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How to sign up more landlords

Christopher Watkin explains his approach to recruiting landlords and growing a portfolio of rental properties.

Property Drum

How to sign up more landlords

Most lettings agents will say, “Just get a landlord sat in front of me, let me talk to them and I will get their business”. If you want a landlord to talk to you, the first hurdle is to find those landlords, but nobody walks around with a badge that says ‘I’m a landlord’. The only landlords that walk through the door of your agency are those who have had their property on the market for six weeks, the tenant moved out in the fourth week and they have an overpriced, void property that three agents in the town have already tried to let. So how do you sign up more landlords?


The challenge gets worse. When was the last time a landlord of yours swapped agents whilst there was a tenant in the property? Precisely… not many. As there is a tenant in the property 95 per cent of the time, the landlord is unable (without incurring withdrawal fees and hassle) to swap agents 95 per cent of the time.

The only time a landlord can swap agents, without incurring those withdrawal fees or hassle, is when the tenant hands in their notice. But how many of your landlords, when you informed them the tenant had handed in their notice, said, ‘Don’t put my rental property back on the market for a few days, I am going to see if there are any new/ better letting agents in town’. Not many.

The problem is, unless the landlord has really fallen out with their agent, 99 per cent of the time the rental property goes straight back on the market. The landlord has better things to do with their life than take time off work to see if there are any new or better letting agents in town and anyway – all you letting agents are the same, aren’t you?


I believe the relationship that most landlords have with their letting agent is the same sort of relationship that people have with their own bank. People don’t love their bank, in fact most people don’t even like their bank, it’s just they can’t be bothered to swap banks, be it apathy, too much hassle etc. Most landlords feel the same about their letting agent – you are all the same and it’s too much hassle to swap anyway.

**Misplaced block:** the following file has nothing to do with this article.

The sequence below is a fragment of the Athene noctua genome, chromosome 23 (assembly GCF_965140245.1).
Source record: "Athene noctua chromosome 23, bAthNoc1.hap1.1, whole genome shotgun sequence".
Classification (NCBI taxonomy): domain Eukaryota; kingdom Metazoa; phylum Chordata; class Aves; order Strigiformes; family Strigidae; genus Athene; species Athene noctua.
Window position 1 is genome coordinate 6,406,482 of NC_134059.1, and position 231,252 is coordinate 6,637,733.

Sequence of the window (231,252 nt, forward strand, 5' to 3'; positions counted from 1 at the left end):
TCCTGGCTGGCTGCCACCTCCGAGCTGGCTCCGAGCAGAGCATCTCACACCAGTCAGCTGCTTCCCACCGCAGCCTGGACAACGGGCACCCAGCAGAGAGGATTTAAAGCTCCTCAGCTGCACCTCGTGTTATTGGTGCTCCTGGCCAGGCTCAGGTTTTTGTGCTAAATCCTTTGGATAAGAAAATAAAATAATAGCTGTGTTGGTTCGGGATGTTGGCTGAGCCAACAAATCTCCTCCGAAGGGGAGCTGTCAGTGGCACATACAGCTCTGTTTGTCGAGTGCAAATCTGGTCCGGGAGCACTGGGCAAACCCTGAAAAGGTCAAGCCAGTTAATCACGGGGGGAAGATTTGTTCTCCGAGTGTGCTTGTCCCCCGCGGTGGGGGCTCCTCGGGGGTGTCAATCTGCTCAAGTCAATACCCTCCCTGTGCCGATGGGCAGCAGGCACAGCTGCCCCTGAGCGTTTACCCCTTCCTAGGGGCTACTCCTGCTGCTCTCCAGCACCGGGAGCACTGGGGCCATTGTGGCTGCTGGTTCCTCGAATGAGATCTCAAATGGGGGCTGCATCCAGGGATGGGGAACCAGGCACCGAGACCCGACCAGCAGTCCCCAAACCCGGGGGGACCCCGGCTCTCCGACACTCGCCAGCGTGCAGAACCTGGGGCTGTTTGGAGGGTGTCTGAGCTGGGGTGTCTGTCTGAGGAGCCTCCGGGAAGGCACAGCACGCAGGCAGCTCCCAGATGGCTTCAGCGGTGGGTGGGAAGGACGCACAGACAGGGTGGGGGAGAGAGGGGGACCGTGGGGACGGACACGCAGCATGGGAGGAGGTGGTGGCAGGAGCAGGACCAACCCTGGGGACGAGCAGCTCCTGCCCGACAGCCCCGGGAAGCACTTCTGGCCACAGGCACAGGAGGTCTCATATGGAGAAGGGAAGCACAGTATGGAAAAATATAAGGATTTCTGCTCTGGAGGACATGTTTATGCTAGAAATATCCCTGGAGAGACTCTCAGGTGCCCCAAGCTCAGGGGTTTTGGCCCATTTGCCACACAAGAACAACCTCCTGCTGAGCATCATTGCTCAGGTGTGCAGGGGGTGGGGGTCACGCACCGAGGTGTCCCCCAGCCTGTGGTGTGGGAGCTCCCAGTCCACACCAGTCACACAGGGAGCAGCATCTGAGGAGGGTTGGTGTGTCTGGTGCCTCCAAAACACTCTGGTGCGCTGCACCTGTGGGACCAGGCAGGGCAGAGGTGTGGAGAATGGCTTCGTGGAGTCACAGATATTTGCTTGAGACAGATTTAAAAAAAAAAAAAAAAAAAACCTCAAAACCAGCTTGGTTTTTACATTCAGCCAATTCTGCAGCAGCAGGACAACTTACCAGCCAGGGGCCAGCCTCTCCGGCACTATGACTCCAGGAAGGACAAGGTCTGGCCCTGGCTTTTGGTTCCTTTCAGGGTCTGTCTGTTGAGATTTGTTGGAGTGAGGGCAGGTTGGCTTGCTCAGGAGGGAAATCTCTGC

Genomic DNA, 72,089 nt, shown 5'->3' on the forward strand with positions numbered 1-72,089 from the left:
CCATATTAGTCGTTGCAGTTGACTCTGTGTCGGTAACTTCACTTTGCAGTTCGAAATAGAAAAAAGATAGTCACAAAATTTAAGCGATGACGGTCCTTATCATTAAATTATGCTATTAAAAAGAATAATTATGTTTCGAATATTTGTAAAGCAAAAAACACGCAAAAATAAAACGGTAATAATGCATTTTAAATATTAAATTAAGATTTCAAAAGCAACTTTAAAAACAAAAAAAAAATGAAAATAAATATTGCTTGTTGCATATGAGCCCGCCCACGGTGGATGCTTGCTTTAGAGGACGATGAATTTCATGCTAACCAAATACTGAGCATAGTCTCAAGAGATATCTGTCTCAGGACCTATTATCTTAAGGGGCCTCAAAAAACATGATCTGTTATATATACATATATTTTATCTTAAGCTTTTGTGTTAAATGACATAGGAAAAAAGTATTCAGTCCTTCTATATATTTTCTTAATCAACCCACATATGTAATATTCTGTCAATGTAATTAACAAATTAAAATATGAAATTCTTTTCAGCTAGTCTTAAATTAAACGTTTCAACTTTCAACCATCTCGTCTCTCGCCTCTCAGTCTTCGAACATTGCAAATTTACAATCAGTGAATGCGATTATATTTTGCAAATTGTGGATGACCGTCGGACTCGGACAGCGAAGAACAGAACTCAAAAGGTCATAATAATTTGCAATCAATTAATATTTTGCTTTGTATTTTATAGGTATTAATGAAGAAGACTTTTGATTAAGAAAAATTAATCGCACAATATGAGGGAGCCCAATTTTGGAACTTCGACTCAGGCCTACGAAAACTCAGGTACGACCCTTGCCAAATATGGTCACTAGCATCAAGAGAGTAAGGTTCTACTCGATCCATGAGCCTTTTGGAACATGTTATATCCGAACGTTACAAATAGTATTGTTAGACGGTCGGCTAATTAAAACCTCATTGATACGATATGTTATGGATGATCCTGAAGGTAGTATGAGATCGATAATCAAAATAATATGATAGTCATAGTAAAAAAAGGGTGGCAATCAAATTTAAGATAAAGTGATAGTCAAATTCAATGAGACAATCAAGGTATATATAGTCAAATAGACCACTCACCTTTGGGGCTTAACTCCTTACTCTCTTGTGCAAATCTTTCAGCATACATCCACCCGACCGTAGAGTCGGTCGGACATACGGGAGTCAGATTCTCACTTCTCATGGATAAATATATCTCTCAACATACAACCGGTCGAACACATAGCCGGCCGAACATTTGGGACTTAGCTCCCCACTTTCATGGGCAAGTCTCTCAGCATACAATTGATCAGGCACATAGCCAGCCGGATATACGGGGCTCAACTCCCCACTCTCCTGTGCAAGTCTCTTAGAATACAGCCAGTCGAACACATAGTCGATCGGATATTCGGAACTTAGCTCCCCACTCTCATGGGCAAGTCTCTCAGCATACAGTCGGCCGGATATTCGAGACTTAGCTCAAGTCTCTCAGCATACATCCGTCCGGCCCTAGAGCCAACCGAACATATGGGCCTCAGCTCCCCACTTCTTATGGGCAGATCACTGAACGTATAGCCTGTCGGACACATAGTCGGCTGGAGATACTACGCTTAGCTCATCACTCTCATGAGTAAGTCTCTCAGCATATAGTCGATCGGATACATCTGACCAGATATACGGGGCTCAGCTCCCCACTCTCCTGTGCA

Unless a landlord really falls out with an agent, they stay!

However, what if I could show you to sign up more landlords by making them come and talk to you, not when their tenant handed in their notice, that is too late; but speak to you before the tenant handed in their notice?

Do you believe that lettings is a ‘people business’ and ‘people buy people’? If so, then over those months, between them meeting you and the tenant handing in their notice, you built a relationship with that landlord.

You never asked for business, always interested in them as a person but more importantly, you as the letting agent were one of the most interesting people in the eyes of the landlord, there would come a point where that landlord would say, to themselves, ‘Do you know, I like that guy Bob, he is always very helpful .. next time my tenant hands in their notice, I’Il try him.”


You will never get a landlord’s interest until you get their attention and you will never get a landlord to take action until they make a decision. So how do you do get a landlord to decide they want to come and talk you before their tenant hands in their notice? Getting the attention of the landlord is easy, but its the obtaining and keeping of the landlords interest that’s the make or break issue here.

There is nothing more interesting to a landlord than if you talk about the local property market; a landlord in Uxbridge only cares about Uxbridge property, a landlord in Bournemouth only cares about the Bournemouth market.

For example, why have yields in Bournemouth gone up to 5.5 per cent whilst in next door Poole they dropped to four per cent? Why have property values increased by 32 per cent in Uxbridge over the last 5 years whilst values in neighbouring Hayes have only increased by 21 per cent?

Deliver this sort of information to people who are more likely to be local landlords, tell a story, make it interesting and those landlords will beat a path to your door.

Does it work? In the offices I helped last year, who adopted my methods, they than doubled (some almost tripled) rental market appraisals within nine months. Rising from a consistent six rental appraisals per month to a consistent 15 to 18 appraisals per month at one office, and, in another, grew from a consistent four appraisals per month to consistent 14 per month.

Christopher Watkin is the author of the How to get more landlords to use your lettings agency blog and helps letting agents get more landlords and rental properties.
email: [email protected]

March 2, 2014

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